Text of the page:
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MCDOWELL v. FOX (2020)

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United States Court of Appeals, Ninth Circuit.

Kentha MCDOWELL, Plaintiff-Appellant, v. Robert W. FOX, Warden, California Medical Facility; D. Artis, Captain; Chief Medical Officer; Nickolas Lind, Dr.; David Long, Assistant Warden, Defendants-Appellees.

No. 19-55867

Decided: October 30, 2020

Before: M. SMITH and LEE, Circuit Judges, and CARDONE,** District Judge. Wendy Chau, Esquire, Attorney, Law Offices of Wendy H. Chau, San Francisco, CA, for Plaintiff-Appellant Jeffrey Thomas Fisher, AGCA - Office of the California Attorney General, San Francisco, CA, for Defendants-Appellees


Kentha McDowell asks this court to reverse the dismissal of his Section 1983 claims alleging that various prison officials violated his Eighth Amendment rights. 42 U.S.C. § 1983. We have jurisdiction under 28 U.S.C. § 1331, and we affirm.

1. McDowell first alleges that another inmate punched him in the face, and that several prison officials were deliberately indifferent to this attack. To prevail on an Eighth Amendment deliberate indifference claim, a plaintiff must establish two elements. First, “an inmate must objectively show that he was deprived of something ‘sufficiently serious.’ ” Foster v. Runnels, 554 F.3d 807, 812 (9th Cir. 2009) (quoting Farmer v. Brennan, 511 U.S. 825, 834, 114 S.Ct. 1970, 128 L.Ed.2d 811 (1994)). Second, the inmate must then “make a subjective showing that the deprivation occurred with deliberate indifference to the inmate's health or safety.” Id. (citing Farmer, 511 U.S. at 834, 114 S.Ct. 1970). For an official to act with deliberate indifference, “the official must both be aware of facts from which the inference could be drawn that a substantial risk of serious harm exists, and he must also draw the inference.” Farmer, 511 U.S. at 837, 114 S.Ct. 1970.

McDowell fails to state a deliberate indifference claim. He alleged that certain prison officials “should have known” that his attacker was mentally ill and that this mental illness made it likely that he would attack McDowell. But under Farmer, defendants must have actual knowledge. 511 U.S. at 837, 114 S.Ct. 1970. And even if the defendants actually knew that McDowell's assailant was mentally ill, he fails to allege that any of the defendants were on notice that this mental illness posed a danger. McDowell never explains the nature of his attacker's mental illness, nor does he allege that his attacker had a history of violence.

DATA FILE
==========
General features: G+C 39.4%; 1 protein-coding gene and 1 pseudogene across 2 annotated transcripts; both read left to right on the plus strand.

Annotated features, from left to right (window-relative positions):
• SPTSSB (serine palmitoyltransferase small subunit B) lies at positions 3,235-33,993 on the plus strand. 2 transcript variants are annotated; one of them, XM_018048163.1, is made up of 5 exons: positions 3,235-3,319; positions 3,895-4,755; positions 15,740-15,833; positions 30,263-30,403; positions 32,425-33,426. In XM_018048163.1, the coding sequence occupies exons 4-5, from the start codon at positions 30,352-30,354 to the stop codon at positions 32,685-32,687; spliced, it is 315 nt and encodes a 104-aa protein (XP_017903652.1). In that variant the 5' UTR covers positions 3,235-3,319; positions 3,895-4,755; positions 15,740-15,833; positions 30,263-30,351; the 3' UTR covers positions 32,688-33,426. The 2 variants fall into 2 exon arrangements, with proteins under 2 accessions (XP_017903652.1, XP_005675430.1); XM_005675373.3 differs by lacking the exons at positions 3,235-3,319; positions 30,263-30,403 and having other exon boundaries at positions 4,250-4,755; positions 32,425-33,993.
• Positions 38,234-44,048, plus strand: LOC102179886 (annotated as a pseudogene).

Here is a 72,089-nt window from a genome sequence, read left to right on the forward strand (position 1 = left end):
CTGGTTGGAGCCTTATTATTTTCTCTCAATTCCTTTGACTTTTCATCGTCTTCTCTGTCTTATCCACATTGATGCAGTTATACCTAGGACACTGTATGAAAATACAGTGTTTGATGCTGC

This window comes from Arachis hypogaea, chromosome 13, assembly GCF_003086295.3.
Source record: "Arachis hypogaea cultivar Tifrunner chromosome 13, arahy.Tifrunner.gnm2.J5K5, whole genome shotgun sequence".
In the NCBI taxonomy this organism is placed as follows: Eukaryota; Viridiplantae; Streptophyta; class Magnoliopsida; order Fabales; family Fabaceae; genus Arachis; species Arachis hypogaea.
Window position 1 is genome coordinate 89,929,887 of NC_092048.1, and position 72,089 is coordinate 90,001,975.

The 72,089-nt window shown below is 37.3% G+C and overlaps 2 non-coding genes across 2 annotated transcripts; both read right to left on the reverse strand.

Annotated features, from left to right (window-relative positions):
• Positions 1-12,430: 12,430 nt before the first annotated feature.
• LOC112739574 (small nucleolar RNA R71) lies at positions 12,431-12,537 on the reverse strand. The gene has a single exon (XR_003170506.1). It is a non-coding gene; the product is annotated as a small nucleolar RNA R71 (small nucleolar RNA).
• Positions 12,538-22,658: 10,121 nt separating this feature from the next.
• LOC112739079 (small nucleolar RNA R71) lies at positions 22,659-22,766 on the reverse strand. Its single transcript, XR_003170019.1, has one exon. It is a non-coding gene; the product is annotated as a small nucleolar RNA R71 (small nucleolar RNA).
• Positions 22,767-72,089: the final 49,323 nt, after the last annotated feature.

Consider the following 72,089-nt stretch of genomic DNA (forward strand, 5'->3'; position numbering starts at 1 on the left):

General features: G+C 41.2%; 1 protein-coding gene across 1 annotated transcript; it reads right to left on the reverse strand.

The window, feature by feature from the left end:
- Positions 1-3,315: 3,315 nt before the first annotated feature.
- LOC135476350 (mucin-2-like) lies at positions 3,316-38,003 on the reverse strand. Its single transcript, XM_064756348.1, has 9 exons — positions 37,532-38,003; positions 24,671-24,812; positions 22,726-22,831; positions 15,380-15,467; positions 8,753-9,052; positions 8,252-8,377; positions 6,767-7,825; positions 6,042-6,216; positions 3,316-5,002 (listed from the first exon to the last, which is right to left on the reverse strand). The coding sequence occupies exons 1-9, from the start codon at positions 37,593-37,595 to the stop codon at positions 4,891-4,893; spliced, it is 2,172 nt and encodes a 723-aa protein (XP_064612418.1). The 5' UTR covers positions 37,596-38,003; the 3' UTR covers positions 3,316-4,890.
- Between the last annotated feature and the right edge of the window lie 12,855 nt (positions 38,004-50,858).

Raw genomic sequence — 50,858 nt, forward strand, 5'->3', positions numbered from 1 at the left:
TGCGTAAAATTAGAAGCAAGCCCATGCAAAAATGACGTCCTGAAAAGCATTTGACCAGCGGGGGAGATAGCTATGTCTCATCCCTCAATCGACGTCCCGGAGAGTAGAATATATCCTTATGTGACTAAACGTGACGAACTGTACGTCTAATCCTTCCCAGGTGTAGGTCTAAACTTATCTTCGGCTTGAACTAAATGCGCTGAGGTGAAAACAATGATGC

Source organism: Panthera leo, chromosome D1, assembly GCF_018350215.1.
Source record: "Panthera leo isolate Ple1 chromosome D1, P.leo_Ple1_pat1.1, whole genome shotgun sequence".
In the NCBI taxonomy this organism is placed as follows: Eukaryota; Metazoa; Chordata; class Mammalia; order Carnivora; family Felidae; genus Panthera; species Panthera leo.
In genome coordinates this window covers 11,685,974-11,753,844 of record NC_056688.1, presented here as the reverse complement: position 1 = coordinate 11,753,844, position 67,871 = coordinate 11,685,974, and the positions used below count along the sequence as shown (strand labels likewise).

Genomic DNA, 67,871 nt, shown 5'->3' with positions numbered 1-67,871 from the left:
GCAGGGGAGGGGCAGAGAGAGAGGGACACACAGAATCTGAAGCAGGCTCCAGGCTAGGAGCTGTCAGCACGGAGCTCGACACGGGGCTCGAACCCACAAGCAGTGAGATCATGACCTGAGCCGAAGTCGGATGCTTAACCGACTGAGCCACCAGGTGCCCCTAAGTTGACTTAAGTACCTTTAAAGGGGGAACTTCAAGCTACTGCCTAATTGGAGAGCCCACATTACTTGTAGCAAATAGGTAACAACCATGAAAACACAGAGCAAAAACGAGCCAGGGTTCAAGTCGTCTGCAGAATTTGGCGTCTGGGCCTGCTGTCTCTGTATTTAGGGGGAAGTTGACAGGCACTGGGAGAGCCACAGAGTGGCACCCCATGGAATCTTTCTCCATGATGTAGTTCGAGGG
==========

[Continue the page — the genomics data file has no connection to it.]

2. McDowell also alleges that certain other prison officials violated his Eighth Amendment right by failing to give him a “heart-healthy” diet. As an initial matter, the statute of limitations bars his claim. A section 1983 claim accrues when the plaintiff knows or has reason to know of the injury that is the basis of the claim. See Pouncil v. Tilton, 704 F.3d 568, 573–74 (9th Cir. 2012). In California, the relevant limitation period is two years. See Butler v. Nat'l Cmty. Renaissance of Cal., 766 F.3d 1191, 1198 (9th Cir. 2014).

The parties agree that McDowell became aware of his heart-related injury by 2008. McDowell may be entitled to two years of tolling based on his imprisonment, see Jones v. Blanas, 393 F.3d 918, 927-28 (9th Cir. 2004), as well as eighteen months for time he spent in the administrative grievance process. See Brown v. Valoff, 422 F.3d 926, 942-43 (9th Cir. 2005). But even granting these extensions, the statute of limitations ran no later than 2013. McDowell first raised this claim in 2017. The statute of limitations has therefore expired. Equitable tolling is also inappropriate because McDowell had numerous opportunities to file this claim, and, after ten years, there is a substantial risk that “evidence has been lost” and “memories have faded.” See Butler v. Nat'l Cmty. Renaissance of Cal., 766 F.3d at 1204 (quoting Elkins v. Derby, 12 Cal.3d 410, 115 Cal.Rptr. 641, 525 P.2d 81, 86 (Cal. 1974)).

Even on the merits, McDowell fails to state a claim. Although he alleges that the defendants knew about his pre-existing heart condition, he does not allege facts sufficient to show that they knew he required a specific heart healthy diet, much less that failing to provide this diet posed a substantial risk of serious harm to him.


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